(CN) - The 9th Circuit reinstated a shareholder class action accusing Arizona-based Matrixx Initiatives and three executives of hiding the risks that users of their Zicam nasal gels and sprays would lose their sense of smell.
Matrixx officials knew that several Zicam users had developed anosmia, or the loss of smell, but failed to disclose the risk and instead issued false and misleading statements about the product, shareholders claimed.
When the news finally broke that the zinc glucomate in Zicam may cause anosmia, Matrixx's stock allegedly fell from $13.55 per share to $11.97 per share.
Matrixx initially recouped the losses with "vigorous, but baseless, denials," shareholders claimed, but its efforts were reversed by a "Good Morning America" report on the link between Zicam and smell disorders.
"According to Matrixx's own SEC filings," shareholders claimed, "from late 2003 through October 2004 Matrixx has been sued by approximately 284 individuals in 19 different lawsuits alleging that Zicam caused damage to their sense of smell."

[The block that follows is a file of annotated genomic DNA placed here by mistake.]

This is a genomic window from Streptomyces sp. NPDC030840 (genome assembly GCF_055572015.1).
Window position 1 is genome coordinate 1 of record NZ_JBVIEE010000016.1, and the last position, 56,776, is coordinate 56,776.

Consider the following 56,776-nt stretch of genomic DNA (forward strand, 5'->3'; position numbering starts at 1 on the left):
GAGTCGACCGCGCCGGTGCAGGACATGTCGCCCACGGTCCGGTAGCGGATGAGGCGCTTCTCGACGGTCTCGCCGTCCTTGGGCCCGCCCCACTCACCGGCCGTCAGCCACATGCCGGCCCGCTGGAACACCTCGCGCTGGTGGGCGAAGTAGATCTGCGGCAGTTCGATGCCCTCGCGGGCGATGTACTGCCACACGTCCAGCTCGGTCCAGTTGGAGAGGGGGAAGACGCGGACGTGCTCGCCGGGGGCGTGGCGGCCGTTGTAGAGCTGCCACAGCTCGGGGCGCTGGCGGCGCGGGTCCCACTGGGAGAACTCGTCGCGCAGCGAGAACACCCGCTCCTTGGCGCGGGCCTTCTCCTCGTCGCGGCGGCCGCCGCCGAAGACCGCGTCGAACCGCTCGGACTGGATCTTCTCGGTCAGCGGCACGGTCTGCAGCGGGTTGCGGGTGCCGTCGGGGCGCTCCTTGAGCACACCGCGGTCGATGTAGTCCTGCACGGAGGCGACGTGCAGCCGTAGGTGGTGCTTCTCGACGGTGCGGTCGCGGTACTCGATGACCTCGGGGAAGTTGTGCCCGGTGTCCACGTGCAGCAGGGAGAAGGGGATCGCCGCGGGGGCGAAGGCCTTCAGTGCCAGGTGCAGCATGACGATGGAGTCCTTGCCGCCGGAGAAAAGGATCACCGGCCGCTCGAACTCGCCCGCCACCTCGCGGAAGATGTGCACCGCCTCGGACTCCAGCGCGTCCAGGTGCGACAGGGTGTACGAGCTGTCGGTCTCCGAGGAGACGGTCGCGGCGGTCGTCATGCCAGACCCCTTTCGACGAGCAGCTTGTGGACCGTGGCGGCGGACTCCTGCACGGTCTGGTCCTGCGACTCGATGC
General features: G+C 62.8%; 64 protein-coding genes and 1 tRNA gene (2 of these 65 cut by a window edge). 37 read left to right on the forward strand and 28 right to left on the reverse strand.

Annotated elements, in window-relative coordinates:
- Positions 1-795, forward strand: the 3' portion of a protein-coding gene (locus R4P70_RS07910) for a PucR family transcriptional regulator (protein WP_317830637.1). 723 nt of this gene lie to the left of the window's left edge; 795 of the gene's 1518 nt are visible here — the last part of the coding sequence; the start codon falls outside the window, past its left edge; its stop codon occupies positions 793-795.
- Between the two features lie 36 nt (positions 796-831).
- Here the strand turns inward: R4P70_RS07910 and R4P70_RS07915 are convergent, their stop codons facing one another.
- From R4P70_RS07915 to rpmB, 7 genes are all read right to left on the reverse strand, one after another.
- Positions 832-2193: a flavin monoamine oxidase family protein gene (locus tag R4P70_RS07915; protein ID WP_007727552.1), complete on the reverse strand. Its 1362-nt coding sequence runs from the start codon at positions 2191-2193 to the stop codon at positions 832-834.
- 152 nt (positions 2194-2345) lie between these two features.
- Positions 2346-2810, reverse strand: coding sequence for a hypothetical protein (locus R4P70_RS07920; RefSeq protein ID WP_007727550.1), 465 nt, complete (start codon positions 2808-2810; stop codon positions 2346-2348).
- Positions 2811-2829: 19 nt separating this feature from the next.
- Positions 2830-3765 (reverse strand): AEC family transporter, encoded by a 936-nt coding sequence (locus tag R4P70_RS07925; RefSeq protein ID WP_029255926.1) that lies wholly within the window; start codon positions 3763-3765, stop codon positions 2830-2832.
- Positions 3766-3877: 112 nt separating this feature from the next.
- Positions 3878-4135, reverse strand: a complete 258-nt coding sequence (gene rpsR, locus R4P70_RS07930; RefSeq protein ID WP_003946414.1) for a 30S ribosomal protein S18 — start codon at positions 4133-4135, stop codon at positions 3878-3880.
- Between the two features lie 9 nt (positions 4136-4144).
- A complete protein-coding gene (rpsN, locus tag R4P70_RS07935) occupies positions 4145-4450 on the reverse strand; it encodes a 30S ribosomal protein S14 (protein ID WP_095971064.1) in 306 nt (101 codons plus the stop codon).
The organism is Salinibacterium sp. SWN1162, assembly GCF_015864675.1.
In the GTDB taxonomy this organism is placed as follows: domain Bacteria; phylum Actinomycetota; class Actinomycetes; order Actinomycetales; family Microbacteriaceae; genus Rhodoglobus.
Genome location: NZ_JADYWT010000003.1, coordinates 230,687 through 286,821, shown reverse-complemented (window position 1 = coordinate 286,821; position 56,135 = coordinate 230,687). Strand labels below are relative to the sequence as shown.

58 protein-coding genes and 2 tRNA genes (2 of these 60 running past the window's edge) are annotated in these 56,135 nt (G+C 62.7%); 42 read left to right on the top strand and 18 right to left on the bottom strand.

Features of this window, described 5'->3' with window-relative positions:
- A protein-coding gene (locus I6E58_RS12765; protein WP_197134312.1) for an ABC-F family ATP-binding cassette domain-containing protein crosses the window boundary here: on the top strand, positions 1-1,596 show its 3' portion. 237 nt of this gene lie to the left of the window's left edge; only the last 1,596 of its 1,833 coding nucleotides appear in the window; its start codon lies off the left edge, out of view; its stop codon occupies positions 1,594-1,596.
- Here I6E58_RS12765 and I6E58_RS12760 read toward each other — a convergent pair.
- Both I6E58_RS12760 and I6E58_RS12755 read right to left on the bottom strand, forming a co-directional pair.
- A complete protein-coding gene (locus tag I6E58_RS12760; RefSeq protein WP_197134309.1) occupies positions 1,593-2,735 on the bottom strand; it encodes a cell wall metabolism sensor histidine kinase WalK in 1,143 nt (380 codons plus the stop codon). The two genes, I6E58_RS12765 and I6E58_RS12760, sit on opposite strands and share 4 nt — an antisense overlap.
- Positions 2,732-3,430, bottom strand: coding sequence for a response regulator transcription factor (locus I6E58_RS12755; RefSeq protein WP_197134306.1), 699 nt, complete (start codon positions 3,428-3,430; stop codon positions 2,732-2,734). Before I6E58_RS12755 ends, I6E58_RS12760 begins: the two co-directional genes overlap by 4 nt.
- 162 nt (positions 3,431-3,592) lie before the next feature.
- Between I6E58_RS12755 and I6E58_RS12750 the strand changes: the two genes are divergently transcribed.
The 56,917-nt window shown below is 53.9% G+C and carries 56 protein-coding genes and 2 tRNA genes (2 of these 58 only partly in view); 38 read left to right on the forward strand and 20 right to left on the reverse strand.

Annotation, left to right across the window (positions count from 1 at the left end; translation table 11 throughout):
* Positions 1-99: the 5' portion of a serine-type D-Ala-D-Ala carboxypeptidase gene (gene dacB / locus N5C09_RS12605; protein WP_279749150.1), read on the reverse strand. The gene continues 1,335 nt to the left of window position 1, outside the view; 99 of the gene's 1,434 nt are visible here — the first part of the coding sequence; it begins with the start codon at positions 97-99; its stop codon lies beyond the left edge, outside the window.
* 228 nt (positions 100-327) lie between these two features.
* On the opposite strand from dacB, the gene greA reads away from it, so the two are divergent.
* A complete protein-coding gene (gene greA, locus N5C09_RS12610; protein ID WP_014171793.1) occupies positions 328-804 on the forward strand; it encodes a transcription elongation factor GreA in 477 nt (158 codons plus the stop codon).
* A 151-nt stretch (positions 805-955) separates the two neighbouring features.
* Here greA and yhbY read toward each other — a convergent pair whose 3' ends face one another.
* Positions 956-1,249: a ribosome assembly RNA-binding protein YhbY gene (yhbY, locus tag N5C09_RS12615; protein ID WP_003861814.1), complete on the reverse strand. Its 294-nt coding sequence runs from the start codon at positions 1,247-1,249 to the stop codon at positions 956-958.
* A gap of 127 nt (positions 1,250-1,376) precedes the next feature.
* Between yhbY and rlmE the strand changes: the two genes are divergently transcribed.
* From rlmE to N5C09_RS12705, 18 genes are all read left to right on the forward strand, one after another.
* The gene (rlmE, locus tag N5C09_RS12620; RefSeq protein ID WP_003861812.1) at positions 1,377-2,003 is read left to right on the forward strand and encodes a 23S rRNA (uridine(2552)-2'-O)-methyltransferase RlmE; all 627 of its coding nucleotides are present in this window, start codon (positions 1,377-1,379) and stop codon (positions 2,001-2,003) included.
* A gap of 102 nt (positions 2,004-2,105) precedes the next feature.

The district court dismissed the shareholder class action on the grounds that the user complaints were not "statistically significant." Additionally, the judge said the plaintiffs failed to claim that Matrixx executives knew about the Zicam problems but chose not to reveal them.
The three-judge panel in San Francisco reversed, finding enough evidence to suggest executives were aware of the potential anosmia problem. Judge Tashima added that there was a "strong" inference that top-level executives knew the company was being sued for product liability.
The 9th Circuit also rejected the lower court's reliance on the so-called "statistical significance standard," saying it was "inconsistent with the Supreme Court's rejection of bright-line rules and its emphasis on having materiality determined by the trier of fact."
Read the Top 8
Sign up for the Top 8, a roundup of the day's top stories delivered directly to your inbox Monday through Friday.